The town of Blanquefort, in the second belt of Bordeaux’s northern suburbs, owes its name to this “white fort” ( Blanque fortis ) which k...

The white fortress of Blanquefort

The town of Blanquefort, in the second belt of Bordeaux’s northern suburbs, owes its name to this “white fort” (Blanque fortis) which kept watch over the marshy Garonne-side lowlands from the 11th century onwards. Today, the privately-owned site occasionally opens its doors to the general public, and visiting the ruins provides a unique means of instantly rewinding through 1,000 years of history. 

Archaeological digs in the area have established that there was human presence here as early as 1200BC. More recent Gallo-Roman period tiles were also uncovered suggesting that there may have been a rudimentary structure designed to monitor movement along the road pictured below, which at the time was the only route into Burdigala (Bordeaux) from the north.

This was once the main road into Bordeaux from the Médoc!
Come the 11th century, a stone keep was erected and became the residence of the Lords of Blanquefort (as referred to in documents dated 1080), who owned land that stretched from the Garonne to the Atlantic. Despite being built on a low mound surrounded by a plain, the site’s location continued to prove strategic as the structure was used to collect “tonlieu” taxes from those passing through. Around 1214, a lack of male descendants resulted in the direct branch of the Blanquefort seigneury family dying out.

By now, the region had passed under English control and the castle and its land were acquired in two lots, first in 1257 by Henry III, King of England, then by his son Prince Edward in 1270 (two years before he hmself became crowned King Edward – he was to reign until 1307). The central residential section of what was now a royal fortress was now strengthened by six towers. A stone wall and turrets had also been erected where a wooden palisade had probably previously stood. The overall structure was now a bona fide fortress and became the cornerstone of the area’s system of defence, as a means of regulating overland access from the north and controlling boat traffic on the Garonne. At the time, between 20 and 30 soldiers were permanently stationed here.


As well as the royal throne, Edward I’s successor, Edward II, also inherited a number of debts and so, in 1308, gifted the fortress to one of his creditors, Bertrand de Got, the nephew of Pope Clement V. It was then passed on to Aymeri de Durfort, Lord of Duras, in 1325, before being attributed to by the French King Charles VII to Antoine de Chabannes, Count of Dammartin, as a reward for his contribution to the Hundred Years’ War against the English. Under de Chabannes’ authority, the structure was further embellished with a new grand entrance to the central residential section and the addition of two artillery towers.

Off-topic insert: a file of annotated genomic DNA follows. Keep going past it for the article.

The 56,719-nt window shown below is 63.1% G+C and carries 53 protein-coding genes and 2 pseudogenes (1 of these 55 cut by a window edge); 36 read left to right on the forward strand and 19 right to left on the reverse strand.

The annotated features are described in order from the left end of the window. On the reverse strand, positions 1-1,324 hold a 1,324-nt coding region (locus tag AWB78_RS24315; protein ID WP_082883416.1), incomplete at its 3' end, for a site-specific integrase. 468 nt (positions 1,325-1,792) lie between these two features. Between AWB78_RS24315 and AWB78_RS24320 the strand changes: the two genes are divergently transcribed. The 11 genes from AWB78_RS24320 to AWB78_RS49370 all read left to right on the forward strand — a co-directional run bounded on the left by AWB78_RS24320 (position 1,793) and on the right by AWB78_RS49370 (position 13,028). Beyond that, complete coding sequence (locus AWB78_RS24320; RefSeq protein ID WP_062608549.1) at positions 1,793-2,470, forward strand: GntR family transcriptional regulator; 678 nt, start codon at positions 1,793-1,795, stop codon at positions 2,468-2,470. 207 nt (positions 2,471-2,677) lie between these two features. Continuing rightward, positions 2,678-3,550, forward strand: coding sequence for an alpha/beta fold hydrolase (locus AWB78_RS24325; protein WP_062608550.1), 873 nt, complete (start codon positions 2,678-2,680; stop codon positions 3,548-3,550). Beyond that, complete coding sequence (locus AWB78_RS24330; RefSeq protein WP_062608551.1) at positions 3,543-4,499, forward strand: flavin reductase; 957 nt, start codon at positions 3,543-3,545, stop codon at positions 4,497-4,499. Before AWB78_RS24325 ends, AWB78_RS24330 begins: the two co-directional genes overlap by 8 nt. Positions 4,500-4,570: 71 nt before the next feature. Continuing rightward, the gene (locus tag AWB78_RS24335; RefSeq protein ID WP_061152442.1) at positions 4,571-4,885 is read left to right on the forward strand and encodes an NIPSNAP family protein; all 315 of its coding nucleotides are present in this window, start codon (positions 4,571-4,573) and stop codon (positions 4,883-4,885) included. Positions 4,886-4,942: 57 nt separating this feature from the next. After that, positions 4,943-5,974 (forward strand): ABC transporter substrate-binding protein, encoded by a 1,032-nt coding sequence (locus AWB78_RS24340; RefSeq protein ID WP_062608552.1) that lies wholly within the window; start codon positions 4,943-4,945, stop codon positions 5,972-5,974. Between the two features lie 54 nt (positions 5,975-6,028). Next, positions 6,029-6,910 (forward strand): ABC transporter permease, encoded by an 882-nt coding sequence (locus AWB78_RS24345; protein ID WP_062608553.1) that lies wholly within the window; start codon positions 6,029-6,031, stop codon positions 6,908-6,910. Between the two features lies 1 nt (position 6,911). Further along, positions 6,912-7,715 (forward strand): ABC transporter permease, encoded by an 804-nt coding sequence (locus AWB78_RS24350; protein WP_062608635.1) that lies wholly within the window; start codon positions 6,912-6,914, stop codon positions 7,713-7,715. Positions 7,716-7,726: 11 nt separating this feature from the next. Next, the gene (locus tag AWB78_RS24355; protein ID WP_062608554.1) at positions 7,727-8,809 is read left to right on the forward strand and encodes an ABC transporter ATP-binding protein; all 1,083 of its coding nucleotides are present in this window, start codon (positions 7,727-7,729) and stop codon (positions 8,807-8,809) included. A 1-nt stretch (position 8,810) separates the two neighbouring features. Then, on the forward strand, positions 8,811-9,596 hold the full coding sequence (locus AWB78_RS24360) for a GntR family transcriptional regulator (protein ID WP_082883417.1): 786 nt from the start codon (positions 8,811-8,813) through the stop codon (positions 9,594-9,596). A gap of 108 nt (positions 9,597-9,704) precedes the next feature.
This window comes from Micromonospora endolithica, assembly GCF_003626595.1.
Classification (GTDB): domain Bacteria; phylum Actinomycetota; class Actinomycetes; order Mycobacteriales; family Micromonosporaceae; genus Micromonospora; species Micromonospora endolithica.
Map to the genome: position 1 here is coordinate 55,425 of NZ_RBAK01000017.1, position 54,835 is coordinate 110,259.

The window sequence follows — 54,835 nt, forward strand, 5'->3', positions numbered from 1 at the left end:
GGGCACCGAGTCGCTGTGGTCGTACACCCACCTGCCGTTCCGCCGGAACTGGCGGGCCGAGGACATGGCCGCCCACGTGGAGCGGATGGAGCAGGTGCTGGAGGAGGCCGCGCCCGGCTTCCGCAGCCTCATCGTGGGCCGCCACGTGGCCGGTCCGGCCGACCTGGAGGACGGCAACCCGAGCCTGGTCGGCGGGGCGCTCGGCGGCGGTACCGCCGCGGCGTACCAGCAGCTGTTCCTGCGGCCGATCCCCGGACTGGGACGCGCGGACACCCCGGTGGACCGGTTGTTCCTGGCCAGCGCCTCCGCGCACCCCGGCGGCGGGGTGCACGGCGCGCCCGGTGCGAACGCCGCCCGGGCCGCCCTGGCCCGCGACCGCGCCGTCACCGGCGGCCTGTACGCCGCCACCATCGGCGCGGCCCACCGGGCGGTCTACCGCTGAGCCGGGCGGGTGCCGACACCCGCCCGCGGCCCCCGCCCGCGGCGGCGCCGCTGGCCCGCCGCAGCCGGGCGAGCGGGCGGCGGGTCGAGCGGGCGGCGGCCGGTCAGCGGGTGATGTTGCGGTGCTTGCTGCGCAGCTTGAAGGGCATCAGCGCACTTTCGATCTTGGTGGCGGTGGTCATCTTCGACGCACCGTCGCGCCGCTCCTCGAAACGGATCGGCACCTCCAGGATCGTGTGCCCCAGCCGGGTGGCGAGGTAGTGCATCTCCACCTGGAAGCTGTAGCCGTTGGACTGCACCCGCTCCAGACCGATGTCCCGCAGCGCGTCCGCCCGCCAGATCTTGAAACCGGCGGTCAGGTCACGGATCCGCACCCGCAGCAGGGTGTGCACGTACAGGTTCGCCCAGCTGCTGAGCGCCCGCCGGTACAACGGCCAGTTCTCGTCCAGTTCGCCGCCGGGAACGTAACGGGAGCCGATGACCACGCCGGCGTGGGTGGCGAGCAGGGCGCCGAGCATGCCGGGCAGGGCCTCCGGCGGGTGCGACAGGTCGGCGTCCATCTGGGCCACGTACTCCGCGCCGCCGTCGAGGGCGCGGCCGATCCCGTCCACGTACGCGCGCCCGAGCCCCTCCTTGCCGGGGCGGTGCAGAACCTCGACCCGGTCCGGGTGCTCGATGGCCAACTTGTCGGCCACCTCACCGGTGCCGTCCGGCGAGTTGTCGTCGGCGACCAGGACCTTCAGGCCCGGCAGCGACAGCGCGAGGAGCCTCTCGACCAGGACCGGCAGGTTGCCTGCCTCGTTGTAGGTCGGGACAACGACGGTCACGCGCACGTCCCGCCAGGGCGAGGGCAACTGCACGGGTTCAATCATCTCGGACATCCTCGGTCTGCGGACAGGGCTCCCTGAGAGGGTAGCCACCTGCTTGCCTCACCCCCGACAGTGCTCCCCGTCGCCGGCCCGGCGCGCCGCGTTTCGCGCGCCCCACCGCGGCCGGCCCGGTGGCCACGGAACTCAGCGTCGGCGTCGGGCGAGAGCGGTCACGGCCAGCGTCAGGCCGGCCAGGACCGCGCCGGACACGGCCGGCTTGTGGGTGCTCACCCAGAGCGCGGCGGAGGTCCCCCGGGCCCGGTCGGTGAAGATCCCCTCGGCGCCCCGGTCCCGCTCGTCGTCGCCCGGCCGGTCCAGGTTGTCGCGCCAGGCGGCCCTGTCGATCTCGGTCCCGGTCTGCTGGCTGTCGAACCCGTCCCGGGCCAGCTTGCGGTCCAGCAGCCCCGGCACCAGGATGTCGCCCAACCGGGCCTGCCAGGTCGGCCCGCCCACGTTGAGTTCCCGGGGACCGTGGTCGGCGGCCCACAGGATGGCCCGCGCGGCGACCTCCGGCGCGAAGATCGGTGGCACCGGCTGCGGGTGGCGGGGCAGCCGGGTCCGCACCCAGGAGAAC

The grand entrance as added in the 15th century.
Inside, traces of a spiral staircase on the walls.
The musical chairs continued around 1466 when de Chabannes swapped Blanquefort for six seigneuries near Paris. Ten years later, the Blanquefort seigneury was returned to the Durforts, who remained at its helm until the 1789 French Revolution, despite having abandoned the fortress as a residential concern in the 17th century after it had come under regular siege during the 16th-century wars of religion. 

The way it was: 1632 picture of the fortress as drawn by the Dutch artist Hermann Van der Hem (source: GAHBLE information panel).
The 18th century proved fatal for the fortress: the surrounding marshland was drained, robbing the structure of its natural system of defence, and further downstream, Marquis de Vauban implemented brand new means of fortification to protect the Gironde Estuary. The fortress was abandoned and soon fell into ruins, as much of its stone was used to build other homes in the vicinity.

In 1862, there was a moderate change in fortunes when the fortress became one of the first medieval castles to be listed as one of France's Historic Monuments. In the ensuing years, local “paysans” took up residence in the gatehouse towers and even built a modern house within the fortress walls. As such the structure was inhabited until the 1920s when it was abandoned for good. Ivy soon covered the walls while the ground became a thick carpet of wild vegetation.


In 1962, volunteers set up an archaeological association to study, preserve and "reclaim" the fortress, and extensive digs took place to better understand the structure and its design. Today the fortress and the surrounding land are private property, but upkeep is overseen by a local association, GAHBLE (Groupe d'Archéologie et d'Histoire de Blanquefort). GAHBLE members organise guided tours of the fortress more or less once a month, as well as holding open day events as part of the wider annual European Heritage weekends.

These visits are obviously a great means of getting the bigger picture of what life may have been like within the fortress, but also of uncovering some of its less-expected aspects. In amongst the ruins it is easy to pick out what used to be the kitchen area, the fireplace and the latrines. Countless round shot cannonballs, used to attack the fortress during the wars of religion, must have been gathered together at the time and have not moved in hundreds of years. In some parts the stone flooring is intact and has its own tale to tell as the stone can be traced across Europe to the banks of the Thames and Rhine: the stone would have arrived in the area as ballast to provide stability on cargo ships, and was replaced by wine or other goods for the return trip!

Wartime round shot remnants!
Blanquefort’s white fort may no longer serve a practical purpose or dominate the surrounding plains, but it remains a fascinating symbol of how times have changed.

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